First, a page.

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During Cervical Health Awareness Month, Kiss and Tell Magazine is Celebrating The Little Wins: Healing Vaginismus With These 6 Tips

cervical health awareness Vaginismus

During Cervical Health Awareness Month Kiss and Tell Magazine is Celebrating The Little Wins: Healing Vaginismus

Most are unaware of two facts: Cervical Health Awareness Month is discussed in January every year, and Cervical Health and Vaginismus are intertwined. A brief definition of vaginismus; is the body’s automatic reaction to the fear of some or all types of vaginal penetration.

For some individuals, it can take a few pelvic floor physical therapy appointments and some at-home dilation sessions before they have completed their vaginismus treatment. However, this experience is not the same for everyone. It can take a significant amount of time before an individual feels ready to manage the symptoms of vaginismus/pelvic pain, which can feel a bit demoralizing.

After an extended period of time going to medical appointments and visits to the physical therapy office, it’s easy to begin wondering, “When is this chapter of my life finally going to end?” Or, “Will I ever be completely healed?” These are big questions often fraught with a lot of emotion, uncertainty, and frustration.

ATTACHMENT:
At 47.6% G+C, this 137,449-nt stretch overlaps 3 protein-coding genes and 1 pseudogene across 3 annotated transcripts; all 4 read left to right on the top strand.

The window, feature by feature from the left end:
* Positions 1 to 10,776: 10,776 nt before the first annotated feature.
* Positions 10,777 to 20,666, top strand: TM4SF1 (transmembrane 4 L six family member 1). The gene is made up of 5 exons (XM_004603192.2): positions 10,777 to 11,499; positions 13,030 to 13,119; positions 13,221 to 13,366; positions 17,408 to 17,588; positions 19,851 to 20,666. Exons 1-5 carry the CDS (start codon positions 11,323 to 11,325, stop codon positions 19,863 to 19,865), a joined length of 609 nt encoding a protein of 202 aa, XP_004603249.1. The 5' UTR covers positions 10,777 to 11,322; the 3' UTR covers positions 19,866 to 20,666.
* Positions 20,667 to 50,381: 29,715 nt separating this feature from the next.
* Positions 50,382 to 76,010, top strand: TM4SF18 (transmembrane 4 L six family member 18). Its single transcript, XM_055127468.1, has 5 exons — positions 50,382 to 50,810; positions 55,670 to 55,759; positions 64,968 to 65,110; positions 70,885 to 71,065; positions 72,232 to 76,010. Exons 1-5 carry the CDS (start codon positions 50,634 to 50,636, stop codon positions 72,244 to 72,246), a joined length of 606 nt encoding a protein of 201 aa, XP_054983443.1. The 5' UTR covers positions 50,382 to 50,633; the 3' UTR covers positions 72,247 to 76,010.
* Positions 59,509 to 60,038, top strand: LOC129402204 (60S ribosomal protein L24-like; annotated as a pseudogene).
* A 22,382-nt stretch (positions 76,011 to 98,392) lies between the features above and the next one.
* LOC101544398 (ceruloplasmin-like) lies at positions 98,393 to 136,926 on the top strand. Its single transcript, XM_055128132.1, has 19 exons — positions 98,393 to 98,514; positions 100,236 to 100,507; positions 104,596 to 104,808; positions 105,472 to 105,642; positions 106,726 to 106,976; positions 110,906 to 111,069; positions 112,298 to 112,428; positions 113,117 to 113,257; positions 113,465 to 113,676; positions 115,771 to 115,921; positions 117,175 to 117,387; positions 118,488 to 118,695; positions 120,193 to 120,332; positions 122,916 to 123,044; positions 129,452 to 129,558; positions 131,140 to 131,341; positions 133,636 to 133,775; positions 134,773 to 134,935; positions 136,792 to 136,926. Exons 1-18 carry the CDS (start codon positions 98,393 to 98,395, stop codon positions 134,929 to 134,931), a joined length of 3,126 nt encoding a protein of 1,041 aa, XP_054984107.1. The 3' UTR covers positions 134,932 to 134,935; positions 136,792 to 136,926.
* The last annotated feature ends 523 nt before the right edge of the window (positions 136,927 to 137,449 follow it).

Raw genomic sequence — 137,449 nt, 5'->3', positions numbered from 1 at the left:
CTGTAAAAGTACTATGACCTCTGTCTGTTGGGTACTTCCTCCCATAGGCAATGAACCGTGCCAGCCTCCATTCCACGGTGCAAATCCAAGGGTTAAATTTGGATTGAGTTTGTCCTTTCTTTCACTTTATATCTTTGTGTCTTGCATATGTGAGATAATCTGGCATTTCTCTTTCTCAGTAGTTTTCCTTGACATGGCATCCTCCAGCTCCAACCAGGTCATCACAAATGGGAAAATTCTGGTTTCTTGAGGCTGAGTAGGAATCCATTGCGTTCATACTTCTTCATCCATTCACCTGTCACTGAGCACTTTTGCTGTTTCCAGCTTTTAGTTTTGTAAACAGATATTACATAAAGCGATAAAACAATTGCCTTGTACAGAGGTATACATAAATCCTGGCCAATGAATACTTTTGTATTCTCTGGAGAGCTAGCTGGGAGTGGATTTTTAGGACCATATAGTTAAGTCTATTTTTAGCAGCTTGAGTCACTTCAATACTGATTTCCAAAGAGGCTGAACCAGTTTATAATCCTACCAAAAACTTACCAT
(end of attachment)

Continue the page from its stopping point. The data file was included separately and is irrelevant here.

The vaginismus healing journey is different for everyone. And for some, it may take a longer period of time, but that’s okay. Below are my 6 tips for dealing with vaginismus:

 
vaginismus tips

Understanding pain catastrophizing

The academic literature on the topics of painful sex and pelvic pain often references the term “pain catastrophizing“. This is essentially when a person has increased anxiety when anticipating that they will be in pain. It can also mean that they feel increased anxiety while actually experiencing pain. Anxiety emotions can cause individuals to feel less hopeful when it comes to minimizing or resolving their pain and allows for a cycle of pain and anxiety to continue.